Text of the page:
The annual report on the investment of Israel's foreign exchange reserves for 2017 was published today.[1] Following are the main points in the report:


  • Israel's foreign exchange reserves totaled $113 billion at the end of 2017[2], an increase of $14.6 billion over the course of the year. The main factors in the increase were gains, income, price and exchange rate differentials (mark to market), which totaled a combined $7.5 billion, and Bank of Israel purchases of $6.6 billion within the framework of monetary policy.


  • At the end of 2017, the level of reserves was slightly above the upper bound of the range of the appropriate level of reserves, of $70–110 billion, and was equivalent to 33 percent of GDP.


  • In 2017, the holding rate of return on the reserves portfolio was 3 percent in numeraire terms, which is a basket of currencies—primarily comprised of the dollar and euro. This rate of return is the highest since 2009 and greater than the average return over the past three years of 1.7 percent.


  • The rate of return was achieved in a financial environment of low yields to maturity, and even negative yields, on a considerable portion of bonds issued by major European countries, in which about one-third of the reserves are invested.


  • The rate of return was achieved mainly as a result of a long term process, in which the share of reserves invested in risk assets—equities and corporate bonds—was gradually increased. This is within the framework of the risk level approved by the Monetary Committee.


  • The contribution of active management—the investment’s actual deviation from the basic benchmark—was 273 basis points this year. Most of the contribution, 219 basis points, came from the investment in equities that benefited from the continued strong performance of equity markets in the investment countries. The rest of the contribution, 54 basis points, derived mainly from specific selection of duration and investment in spread assets, particularly in short term assets.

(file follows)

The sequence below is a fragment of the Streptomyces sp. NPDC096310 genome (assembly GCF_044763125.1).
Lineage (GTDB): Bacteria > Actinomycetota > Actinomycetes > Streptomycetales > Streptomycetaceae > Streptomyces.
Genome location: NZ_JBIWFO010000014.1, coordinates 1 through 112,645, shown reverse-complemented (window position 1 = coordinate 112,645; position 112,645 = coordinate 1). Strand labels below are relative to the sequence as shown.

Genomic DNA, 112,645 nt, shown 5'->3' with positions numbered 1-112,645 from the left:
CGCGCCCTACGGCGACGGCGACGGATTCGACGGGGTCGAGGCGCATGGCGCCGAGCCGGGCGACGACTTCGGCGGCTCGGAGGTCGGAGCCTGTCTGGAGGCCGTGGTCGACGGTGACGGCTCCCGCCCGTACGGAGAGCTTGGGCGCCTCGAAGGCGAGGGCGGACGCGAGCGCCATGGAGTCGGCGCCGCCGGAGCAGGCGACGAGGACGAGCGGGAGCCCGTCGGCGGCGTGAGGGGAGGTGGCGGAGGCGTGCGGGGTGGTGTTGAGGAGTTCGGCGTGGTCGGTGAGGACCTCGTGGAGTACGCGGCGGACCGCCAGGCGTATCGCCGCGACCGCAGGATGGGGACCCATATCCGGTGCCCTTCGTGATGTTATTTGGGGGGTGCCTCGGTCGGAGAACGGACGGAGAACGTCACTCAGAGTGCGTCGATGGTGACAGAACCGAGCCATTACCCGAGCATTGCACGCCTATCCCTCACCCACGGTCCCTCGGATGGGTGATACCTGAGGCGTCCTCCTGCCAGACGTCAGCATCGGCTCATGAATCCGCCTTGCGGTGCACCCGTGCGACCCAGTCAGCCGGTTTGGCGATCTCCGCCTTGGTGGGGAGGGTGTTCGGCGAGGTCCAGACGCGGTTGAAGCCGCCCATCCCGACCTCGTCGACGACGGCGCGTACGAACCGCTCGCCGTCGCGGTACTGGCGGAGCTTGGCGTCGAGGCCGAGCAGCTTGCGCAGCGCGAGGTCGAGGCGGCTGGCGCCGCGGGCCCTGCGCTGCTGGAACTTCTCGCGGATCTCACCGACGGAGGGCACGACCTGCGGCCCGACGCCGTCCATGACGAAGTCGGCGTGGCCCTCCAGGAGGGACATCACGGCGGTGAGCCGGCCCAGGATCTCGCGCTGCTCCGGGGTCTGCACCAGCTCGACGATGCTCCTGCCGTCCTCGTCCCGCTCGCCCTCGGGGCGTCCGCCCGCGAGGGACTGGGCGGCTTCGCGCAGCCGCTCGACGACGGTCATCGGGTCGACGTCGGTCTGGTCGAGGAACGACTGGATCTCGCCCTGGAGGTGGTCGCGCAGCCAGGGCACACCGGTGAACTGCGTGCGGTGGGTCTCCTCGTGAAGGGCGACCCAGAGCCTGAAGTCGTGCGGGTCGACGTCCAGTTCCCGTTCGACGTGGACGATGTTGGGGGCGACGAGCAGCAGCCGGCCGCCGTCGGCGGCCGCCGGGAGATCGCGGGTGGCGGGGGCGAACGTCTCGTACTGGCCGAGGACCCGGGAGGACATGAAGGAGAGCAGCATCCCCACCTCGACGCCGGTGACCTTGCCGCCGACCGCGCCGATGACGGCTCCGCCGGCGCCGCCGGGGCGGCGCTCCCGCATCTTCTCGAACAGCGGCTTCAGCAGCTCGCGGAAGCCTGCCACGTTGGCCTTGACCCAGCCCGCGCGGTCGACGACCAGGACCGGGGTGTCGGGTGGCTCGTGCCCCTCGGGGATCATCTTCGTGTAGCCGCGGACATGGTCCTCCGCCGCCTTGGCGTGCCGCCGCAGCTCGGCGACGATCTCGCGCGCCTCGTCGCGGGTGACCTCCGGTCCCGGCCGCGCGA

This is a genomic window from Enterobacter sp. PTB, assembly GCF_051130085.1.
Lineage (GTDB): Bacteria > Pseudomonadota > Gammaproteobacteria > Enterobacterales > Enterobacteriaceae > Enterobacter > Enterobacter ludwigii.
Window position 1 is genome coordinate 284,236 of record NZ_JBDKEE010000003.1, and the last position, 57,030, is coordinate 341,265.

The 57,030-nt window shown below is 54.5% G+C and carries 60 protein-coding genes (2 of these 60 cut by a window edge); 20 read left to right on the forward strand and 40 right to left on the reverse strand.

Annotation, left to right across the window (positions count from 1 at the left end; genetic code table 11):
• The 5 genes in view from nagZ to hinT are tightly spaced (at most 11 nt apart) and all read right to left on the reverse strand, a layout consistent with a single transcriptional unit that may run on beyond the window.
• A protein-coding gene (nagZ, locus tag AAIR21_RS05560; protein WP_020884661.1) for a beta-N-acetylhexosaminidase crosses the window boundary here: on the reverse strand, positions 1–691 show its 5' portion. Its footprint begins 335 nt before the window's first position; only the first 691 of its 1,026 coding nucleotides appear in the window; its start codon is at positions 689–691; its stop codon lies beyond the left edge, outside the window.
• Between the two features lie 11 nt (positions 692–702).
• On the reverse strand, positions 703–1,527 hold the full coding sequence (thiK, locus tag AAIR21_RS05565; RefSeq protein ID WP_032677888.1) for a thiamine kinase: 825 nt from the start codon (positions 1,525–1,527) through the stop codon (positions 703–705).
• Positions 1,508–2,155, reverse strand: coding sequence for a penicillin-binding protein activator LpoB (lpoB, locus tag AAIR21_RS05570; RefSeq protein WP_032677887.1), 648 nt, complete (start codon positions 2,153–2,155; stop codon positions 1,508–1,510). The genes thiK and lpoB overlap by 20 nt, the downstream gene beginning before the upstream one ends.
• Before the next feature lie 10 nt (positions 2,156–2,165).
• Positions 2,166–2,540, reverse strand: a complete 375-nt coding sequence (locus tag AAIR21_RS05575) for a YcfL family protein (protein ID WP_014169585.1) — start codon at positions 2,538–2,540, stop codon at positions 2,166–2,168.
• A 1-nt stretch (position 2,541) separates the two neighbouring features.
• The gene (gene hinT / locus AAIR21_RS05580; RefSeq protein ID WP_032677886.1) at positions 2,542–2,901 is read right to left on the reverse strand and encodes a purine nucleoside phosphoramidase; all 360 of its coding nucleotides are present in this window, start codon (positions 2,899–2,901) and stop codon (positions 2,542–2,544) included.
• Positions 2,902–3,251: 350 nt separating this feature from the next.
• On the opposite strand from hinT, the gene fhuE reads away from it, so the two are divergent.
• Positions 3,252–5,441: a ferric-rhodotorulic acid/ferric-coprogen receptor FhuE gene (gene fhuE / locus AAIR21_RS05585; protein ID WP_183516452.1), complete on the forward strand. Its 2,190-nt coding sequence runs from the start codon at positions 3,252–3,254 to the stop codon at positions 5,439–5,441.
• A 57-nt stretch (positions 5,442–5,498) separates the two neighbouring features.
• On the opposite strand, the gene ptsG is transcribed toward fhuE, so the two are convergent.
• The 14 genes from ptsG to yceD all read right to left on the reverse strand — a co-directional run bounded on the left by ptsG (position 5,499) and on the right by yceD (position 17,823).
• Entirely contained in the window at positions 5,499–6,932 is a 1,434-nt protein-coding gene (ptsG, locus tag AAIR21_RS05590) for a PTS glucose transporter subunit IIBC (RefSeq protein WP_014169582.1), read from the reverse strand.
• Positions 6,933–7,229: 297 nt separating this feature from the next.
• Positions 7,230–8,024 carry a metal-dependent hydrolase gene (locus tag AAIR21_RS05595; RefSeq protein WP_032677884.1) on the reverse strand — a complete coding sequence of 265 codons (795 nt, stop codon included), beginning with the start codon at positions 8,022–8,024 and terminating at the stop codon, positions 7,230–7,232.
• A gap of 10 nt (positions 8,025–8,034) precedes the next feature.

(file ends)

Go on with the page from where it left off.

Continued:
• The Monetary Committee decided to slightly increase the portfolio’s risk level, and the percentage of risk assets in the reserves portfolio continued to grow: the share of investment in equities increased to 13.3 percent, from 10.0 percent, and the share of investment in corporate bonds increased to 6.0 percent, from 4.8 percent. For most of the year, the share of investment in corporate bonds was 7.5 percent, and it was reduced toward the very end of the year.


  • Market volatility was exceptionally low this year, against the background of excess liquidity resulting from central banks’ actions and the increasing global growth alongside low inflation. Therefore, the reserves portfolio’s level of volatility was lower than in the previous year, despite the increased share of risk assets, and was more worthwhile than in the past in terms of risk-adjusted yield.


  • The Bank of Israel’s decision to invest part of the foreign exchange reserves in equities was taken with a long term view. The investment in equities more than doubled the cumulative return of the reserves portfolio in the past 6 years, but as equity markets are cyclical and volatile, it is reasonable to expect price declines in the future as well. (See the box on investment in equities in Chapter 4).


[1] The Hebrew version of the report was published today. The English version will be available within several weeks.

[2] The level of the reserves throughout the Report includes the International Monetary Fund’s allocations of SDRs and the balance of Israel’s reserve tranche in the IMF. At the end of 2017, their combined level was approximately $1.5 billion. For more on this issue, see “Bank of Israel Financial Statements for 2017” (forthcoming).

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